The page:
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Noah Forrest

By Noah Forrest

Review: Halloween

Let’s just get it out of the way: Rob Zombie should not have remade Halloween. That being said, however, I don’t think it was a terrible idea for Rob Zombie to make this movie … let me explain.

I think most remakes are usually bad ideas, but I also think that if you’re going to remake a movie then you might as well add something different, something that we didn’t get the first time around.  Because of this, I think the first half of Zombie’s Halloween works.  It just doesn’t work as aHalloween movie.

The biggest mistake that Zombie made when making this movie was by using the name “Michael Myers” and the titleHalloween.  The first hour of this movie didn’t necessarily have to be “Michael Myers,” it could have worked perfectly fine as the birth of a serial killer, any serial killer.

We see little Michael torturing animals and the hell that was his life at home and the way he is picked on at school.  Zombie clearly has those kids from Columbine in mind during the few scenes in which we see young Michael at school being bullied.  At home, Michael has to deal with a sister that makes fun of him and a dad that calls him a “queer.”  None of this is exactly genius-level material but the kid who plays young Michael, Daeg Faerch, helps make the first hour of Halloween a semi-fascinating study of the origin of a serial killer.  We see the perfect storm of nature and lack of nurture that helps create this monster and while it isn’t as good as anything in the original film, it is still riveting stuff.  There are a lot of moments where Zombie lets things go overboard, lines of dialogue that lead to eye-rolling, but the presence ofMalcolm McDowell as Dr. Loomis helps lend some calm and class to the proceedings.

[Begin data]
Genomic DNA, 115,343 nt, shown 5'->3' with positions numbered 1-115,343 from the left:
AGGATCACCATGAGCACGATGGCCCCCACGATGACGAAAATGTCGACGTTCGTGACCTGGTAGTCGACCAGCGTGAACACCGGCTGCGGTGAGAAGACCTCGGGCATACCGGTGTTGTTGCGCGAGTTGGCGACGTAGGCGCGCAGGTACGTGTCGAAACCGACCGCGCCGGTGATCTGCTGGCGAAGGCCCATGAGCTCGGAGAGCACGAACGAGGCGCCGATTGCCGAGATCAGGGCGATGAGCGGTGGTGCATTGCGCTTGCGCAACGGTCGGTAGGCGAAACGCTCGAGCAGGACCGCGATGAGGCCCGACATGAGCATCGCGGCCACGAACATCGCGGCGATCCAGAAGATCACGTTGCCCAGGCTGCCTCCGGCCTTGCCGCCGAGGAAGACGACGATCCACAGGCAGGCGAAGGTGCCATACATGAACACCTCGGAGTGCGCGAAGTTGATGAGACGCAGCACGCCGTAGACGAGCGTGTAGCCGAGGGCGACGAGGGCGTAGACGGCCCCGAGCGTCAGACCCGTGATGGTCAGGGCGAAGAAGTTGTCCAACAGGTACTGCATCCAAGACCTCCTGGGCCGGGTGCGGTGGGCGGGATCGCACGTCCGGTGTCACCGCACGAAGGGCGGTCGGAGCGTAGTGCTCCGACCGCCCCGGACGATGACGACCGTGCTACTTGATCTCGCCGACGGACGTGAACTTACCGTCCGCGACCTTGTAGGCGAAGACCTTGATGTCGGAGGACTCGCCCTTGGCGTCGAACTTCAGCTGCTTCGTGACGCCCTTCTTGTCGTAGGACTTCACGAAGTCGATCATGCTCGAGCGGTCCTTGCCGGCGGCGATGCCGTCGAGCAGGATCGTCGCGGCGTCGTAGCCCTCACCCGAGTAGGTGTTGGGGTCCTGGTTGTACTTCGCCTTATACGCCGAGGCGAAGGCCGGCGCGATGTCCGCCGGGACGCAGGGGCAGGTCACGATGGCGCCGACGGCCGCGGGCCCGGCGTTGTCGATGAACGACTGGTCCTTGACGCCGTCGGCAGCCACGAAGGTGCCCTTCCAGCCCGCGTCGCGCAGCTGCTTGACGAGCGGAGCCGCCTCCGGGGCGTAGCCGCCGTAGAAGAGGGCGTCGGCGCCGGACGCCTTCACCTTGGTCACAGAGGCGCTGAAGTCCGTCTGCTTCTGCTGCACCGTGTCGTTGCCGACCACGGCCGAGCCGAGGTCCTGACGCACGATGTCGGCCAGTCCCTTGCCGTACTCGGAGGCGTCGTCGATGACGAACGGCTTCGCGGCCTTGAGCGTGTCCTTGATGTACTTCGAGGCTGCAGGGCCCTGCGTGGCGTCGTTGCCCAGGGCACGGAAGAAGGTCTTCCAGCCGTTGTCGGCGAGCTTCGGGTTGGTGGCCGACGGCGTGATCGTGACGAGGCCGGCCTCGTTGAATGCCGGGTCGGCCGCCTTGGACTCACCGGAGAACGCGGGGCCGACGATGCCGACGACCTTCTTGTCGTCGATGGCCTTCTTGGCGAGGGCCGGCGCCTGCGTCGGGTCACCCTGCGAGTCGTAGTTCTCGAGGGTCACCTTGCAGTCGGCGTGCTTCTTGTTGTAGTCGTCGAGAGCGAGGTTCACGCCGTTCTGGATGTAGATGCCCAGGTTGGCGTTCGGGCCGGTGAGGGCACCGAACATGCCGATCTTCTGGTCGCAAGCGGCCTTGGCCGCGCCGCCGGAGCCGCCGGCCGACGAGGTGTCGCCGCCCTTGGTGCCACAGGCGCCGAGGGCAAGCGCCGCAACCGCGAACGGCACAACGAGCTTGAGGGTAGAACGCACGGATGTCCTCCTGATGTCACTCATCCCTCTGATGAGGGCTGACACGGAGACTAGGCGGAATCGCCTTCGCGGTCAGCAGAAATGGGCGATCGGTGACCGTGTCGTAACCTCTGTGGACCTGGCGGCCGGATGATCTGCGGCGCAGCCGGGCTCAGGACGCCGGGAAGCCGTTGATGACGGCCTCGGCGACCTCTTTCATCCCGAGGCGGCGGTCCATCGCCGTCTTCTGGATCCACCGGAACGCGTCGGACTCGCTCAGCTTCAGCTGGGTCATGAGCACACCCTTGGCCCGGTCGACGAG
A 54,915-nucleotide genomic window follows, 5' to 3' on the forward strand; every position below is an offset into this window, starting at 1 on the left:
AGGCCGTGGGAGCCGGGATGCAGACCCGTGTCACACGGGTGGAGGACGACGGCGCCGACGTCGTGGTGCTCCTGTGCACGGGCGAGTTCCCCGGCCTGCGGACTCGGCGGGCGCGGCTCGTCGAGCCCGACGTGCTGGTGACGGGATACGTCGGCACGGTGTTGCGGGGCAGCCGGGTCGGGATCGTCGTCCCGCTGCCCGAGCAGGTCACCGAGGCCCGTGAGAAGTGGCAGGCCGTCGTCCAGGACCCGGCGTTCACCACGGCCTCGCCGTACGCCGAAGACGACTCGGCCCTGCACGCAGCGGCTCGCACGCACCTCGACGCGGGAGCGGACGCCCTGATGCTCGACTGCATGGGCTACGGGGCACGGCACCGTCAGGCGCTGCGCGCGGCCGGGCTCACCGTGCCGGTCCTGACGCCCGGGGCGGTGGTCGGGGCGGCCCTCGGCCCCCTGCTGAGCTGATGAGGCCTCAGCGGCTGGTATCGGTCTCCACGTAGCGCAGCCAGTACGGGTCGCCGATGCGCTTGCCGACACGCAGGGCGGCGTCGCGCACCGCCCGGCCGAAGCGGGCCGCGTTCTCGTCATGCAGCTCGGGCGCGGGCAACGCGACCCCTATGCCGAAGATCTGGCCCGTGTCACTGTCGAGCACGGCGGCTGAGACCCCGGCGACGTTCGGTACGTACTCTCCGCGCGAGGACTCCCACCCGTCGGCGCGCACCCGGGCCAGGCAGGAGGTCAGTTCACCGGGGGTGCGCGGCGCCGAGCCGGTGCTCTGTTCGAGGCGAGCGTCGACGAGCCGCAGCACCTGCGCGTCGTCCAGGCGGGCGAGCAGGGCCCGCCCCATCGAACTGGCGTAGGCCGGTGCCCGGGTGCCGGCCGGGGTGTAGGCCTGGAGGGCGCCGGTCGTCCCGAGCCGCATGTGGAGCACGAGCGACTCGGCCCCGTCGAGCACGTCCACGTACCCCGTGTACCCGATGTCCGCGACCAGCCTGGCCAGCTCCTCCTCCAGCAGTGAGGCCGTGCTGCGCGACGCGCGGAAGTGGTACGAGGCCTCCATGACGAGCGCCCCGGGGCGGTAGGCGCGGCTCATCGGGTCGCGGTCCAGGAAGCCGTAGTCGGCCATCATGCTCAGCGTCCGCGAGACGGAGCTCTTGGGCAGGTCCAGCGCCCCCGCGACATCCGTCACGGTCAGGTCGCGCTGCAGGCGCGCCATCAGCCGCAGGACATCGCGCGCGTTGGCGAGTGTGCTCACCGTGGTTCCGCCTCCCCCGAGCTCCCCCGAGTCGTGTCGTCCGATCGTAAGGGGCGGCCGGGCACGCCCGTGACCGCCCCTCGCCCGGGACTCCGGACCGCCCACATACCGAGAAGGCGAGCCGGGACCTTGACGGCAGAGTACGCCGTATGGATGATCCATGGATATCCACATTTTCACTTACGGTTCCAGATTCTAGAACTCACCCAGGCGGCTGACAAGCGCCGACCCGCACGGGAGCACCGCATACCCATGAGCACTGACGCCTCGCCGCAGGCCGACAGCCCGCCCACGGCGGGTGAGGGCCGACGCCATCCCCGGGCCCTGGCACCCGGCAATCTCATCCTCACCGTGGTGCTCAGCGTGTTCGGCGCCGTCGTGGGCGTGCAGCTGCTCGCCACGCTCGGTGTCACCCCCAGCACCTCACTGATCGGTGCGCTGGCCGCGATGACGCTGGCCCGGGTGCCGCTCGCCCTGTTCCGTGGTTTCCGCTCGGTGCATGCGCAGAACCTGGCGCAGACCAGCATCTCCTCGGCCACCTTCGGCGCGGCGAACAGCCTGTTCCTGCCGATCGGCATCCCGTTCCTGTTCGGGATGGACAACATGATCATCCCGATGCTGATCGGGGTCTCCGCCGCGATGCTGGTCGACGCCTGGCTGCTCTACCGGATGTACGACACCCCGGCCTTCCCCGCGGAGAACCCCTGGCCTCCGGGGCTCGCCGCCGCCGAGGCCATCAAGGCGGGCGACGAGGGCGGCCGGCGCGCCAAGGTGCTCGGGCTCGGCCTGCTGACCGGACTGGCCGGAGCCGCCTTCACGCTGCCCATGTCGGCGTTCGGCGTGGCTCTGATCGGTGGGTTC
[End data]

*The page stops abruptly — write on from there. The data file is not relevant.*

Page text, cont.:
I can forgive some of the lesser sub-plots that don’t really add up to anything, like Udo Kier as the head of the asylum Michael is sent to or the janitor played by Danny Trejo, who takes a liking to Michael for no reason whatsoever.  These are mistakes, but not unforgivable ones.

When Michael escapes (in a bizarre rip-off of a scene from Kill Bill – where do all these hillbilly orderlies come from?) and goes on his killing spree, the wheels fall off and the movie becomes tedious.  The first hour of the film is spent building the character of Michael, so we only have about ten minutes to get to know Laurie Strode and her friends and it is not enough time to have a connection with them before Michael starts picking them off.  None of the actresses have any time to create a character, so instead they play stereotypes and the effect of their demise is nothing more than a shoulder shrug. Almost every single one of the characters that is introduced feels plastic, going through the motions purely for the titillation of the audience.  Instead the only person that we can identify with is Michael; and that’s the problem.

I understand that when Rob Zombie decided to remake this film he wanted to put the Michael Myers character front and center.  He wanted to find out what his story was.  While that is, indeed, an intriguing premise, the beauty of the original film was that Michael’s mystique was more frightening when we didn’t know the whole story, when we didn’t see him as just a regular kid.  Instead Carpenter tells the same story in five minutes that Zombie takes an hour to tell and because of that, we find Michael far more frightening in the original.  In this remake, we see Michael as a human being instead of as a bogeyman and, while it makes him more real, it also makes us far less intimidated by turning out the light.